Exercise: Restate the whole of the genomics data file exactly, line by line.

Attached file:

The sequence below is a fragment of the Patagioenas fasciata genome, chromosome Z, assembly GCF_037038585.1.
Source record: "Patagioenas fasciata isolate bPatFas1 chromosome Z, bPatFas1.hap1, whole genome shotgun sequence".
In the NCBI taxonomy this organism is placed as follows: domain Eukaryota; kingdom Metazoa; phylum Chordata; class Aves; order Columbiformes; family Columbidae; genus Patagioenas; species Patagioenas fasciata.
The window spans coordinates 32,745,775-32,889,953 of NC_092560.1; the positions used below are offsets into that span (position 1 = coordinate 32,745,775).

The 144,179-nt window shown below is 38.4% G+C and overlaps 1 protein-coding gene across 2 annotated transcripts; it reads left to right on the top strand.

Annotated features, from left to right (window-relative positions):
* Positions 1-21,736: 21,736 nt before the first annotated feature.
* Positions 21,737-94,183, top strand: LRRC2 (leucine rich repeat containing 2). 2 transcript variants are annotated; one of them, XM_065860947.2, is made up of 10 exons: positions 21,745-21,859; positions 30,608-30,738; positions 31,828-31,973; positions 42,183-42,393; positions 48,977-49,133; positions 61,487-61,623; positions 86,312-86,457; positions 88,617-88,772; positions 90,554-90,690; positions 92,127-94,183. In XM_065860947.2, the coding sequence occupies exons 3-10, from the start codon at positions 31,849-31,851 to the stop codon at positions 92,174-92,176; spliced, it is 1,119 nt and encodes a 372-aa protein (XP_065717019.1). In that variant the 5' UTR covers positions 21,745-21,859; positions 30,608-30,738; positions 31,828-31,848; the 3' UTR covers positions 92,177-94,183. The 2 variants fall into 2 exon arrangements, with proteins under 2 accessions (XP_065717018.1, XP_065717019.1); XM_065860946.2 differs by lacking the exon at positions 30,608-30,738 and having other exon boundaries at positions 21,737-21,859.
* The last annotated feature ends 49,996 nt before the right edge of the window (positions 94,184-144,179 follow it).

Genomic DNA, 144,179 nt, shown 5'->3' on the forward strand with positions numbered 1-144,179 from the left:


The sequence below is a fragment of the Patagioenas fasciata genome, chromosome Z, assembly GCF_037038585.1.
Source record: "Patagioenas fasciata isolate bPatFas1 chromosome Z, bPatFas1.hap1, whole genome shotgun sequence".
In the NCBI taxonomy this organism is placed as follows: domain Eukaryota; kingdom Metazoa; phylum Chordata; class Aves; order Columbiformes; family Columbidae; genus Patagioenas; species Patagioenas fasciata.
The window spans coordinates 32,745,775-32,889,953 of NC_092560.1; the positions used below are offsets into that span (position 1 = coordinate 32,745,775).

The 144,179-nt window shown below is 38.4% G+C and overlaps 1 protein-coding gene across 2 annotated transcripts; it reads left to right on the top strand.

Annotated features, from left to right (window-relative positions):
* Positions 1-21,736: 21,736 nt before the first annotated feature.
* Positions 21,737-94,183, top strand: LRRC2 (leucine rich repeat containing 2). 2 transcript variants are annotated; one of them, XM_065860947.2, is made up of 10 exons: positions 21,745-21,859; positions 30,608-30,738; positions 31,828-31,973; positions 42,183-42,393; positions 48,977-49,133; positions 61,487-61,623; positions 86,312-86,457; positions 88,617-88,772; positions 90,554-90,690; positions 92,127-94,183. In XM_065860947.2, the coding sequence occupies exons 3-10, from the start codon at positions 31,849-31,851 to the stop codon at positions 92,174-92,176; spliced, it is 1,119 nt and encodes a 372-aa protein (XP_065717019.1). In that variant the 5' UTR covers positions 21,745-21,859; positions 30,608-30,738; positions 31,828-31,848; the 3' UTR covers positions 92,177-94,183. The 2 variants fall into 2 exon arrangements, with proteins under 2 accessions (XP_065717018.1, XP_065717019.1); XM_065860946.2 differs by lacking the exon at positions 30,608-30,738 and having other exon boundaries at positions 21,737-21,859.
* The last annotated feature ends 49,996 nt before the right edge of the window (positions 94,184-144,179 follow it).

Genomic DNA, 144,179 nt, shown 5'->3' on the forward strand with positions numbered 1-144,179 from the left: